So after swooning over all the John+ possibilities, my attention shifted to Leo, because when I did my usual research in the Baby Name Wizard (which lists, for each entry, boy and girl names that are similar in terms of style/feel/popularity), I was really struck by what a good fit Leo is for this family based on the names Christie and her hubs have already chosen and those they like/are considering: In general, there wasn’t any real overlap among the names that were listed as similar to the names they’ve chosen, BUT Leo was listed as a style match for Eva as well as Oliver, Julian, Jude, Sebastian, and Felix — I thought that was pretty significant! I loved the combos Leo Patrick, Leo Finnian, Leo Brendan, Leo Kieran, and Leo Declan, and I didn’t know if they’d be interested in going full Irish, but if so I also love Leo Padraig (a combo I had on my list for a while). They could of course use the middle name to choose the pilgrimage spot, but I looked up St. Leo the Great and his Wiki entry said he was born in Tuscany, which is an amazing place to visit, but not sure *where* in Tuscany they’d go? He’s buried in Rome, but they already have Rome on the list for Alexis … A cool tidbit is that he played an important role in the Council of Chalcedon, and Chalcedon is in Turkey today, so that would be a good option I think.

Looking more through the list of saints they love, I was struck by these things/had these thoughts that might be helpful:

  • I agree about not using Augustine since they already used Austin (which you all probably know is a variant of Augustine)
  • I love that Gio and Giotto are Italian variants of Ambrose, how cool!
  • Love Monte as a nod to St. Benedict!
  • Seraphim is used as a masculine name, which could make a cool middle name as a nod to St. Bonaventure
  • We considered the full Philip Neri as a fn+mn and I really wanted to use Finn as the nickname! If Christie and her hubs didn’t hate nicknames, this could get around the Phil Collins issue, but as it is, I agree with them—no Philip! Neri would be interesting … I also wonder if they would consider Finnian to be a double nod to St. Finnian and St. Philip Neri because of the Finn thing I just mentioned? Or maybe they’re hating my idea of trying to double up saints in one name!! Haha! No worries if so, I never get offended about differences of opinion in naming! And I’m certainly under no illusion that I have all the right answers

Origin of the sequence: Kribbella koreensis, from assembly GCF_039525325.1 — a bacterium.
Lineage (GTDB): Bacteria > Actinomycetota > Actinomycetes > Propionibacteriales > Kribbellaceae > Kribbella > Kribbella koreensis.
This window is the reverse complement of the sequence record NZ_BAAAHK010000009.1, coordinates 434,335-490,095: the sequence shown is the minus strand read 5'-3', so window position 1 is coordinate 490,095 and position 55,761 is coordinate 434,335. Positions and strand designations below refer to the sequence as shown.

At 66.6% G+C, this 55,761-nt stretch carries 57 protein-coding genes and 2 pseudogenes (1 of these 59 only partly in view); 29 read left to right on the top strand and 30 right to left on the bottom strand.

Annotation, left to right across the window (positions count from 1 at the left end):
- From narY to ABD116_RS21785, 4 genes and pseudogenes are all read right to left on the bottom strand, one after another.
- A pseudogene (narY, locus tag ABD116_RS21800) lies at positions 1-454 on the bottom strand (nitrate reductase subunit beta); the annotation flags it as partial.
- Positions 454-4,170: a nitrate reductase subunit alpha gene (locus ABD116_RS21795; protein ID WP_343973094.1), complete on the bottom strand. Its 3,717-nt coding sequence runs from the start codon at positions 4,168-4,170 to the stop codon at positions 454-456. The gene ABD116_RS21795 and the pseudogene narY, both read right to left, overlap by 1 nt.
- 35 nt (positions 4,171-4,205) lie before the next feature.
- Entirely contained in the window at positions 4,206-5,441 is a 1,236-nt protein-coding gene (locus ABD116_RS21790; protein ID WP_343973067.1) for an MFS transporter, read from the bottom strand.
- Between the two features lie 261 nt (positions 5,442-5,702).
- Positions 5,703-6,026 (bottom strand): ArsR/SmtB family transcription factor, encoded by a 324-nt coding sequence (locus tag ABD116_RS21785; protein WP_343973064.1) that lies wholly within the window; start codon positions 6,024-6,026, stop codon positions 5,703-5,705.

• I love Melchiorre/Melchior for St. John Bosco! I love the idea of naming for the Three Wise Men anyway, and knowing that it also is part of St. Bosco’s name is so cool! It also reminded me of Malachy—I don’t know if St. Malachy fits the criteria they’re using to define “early British Isles evangelizer,” but he was the first native-born Irishman to be canonized, which is pretty cool
  • I wonder if they would be interested in Morey for Thomas More? This family named their son Thomas More and call him Morey, which is also a nod to Great Grandpa Maury (genius!), but I think Morey is a great name on its own and fine as a nod to Thomas More
  • I’ve never seen Felix considered for St. Dominic, very cool!
  • St. Francis of Assisi and St. Francis de Sales, being both on their list, would make me want to use Francis as a nod to them both …
  • St. Francis de Sales has such great connections for this family—not only was Bonaventura his middle name, which could also nod to St. Bonaventure, but St. John Bosco was of course a devotee of St. Francis de Sales … again, I’m a fan of trying to tie together connections and honor lots of different people with one name, so I would find this all very inspiring—a way of checking several saints off their list of favorites with one child’s name. I’m not sure what name I would recommend though?
  • I thought of Christie on St. Peter Julian Eymard’s recent feast day; I discussed Julian a bit in my last consultation, which might be helpful?
  • I like Martin a lot, I always wonder why more people aren’t using it!
  • Love Nathaniel
  • I love Pio as a middle name! Ana at Time Flies When You’re Having Babies has a Joseph Pio, which I’ve always thought was an amazing combo
  • I would love to see them move Owen and Oliver from their “so-so” list to their “favorites” list! Oliver’s a style match for Eva, Leo, Julian, Jude, Sebastian, and Felix, and I know an Isaac who has a brother Oliver! I love St. Oliver Plunket. I also know an Isaac with a brother Owen (and a sister Olivia!), and St. Nicholas Owen is amazing!

One final thought I had was regarding an honor name for John Paul — I’ve seen Lolek considered a time or two as a first name, and we even discussed it as a possible “nickname” for Luke! So maybe Christie and her hubs would like to consider it as well? They seem to like the hard K sound (Kolbe, Isaac, Alexis, Chiara, and per their list Patrick, Kieran, Declan, Carl/Karol, Dominic, Felix, Luke/Lucas), and Lolek really does feel like an unexpected Luke.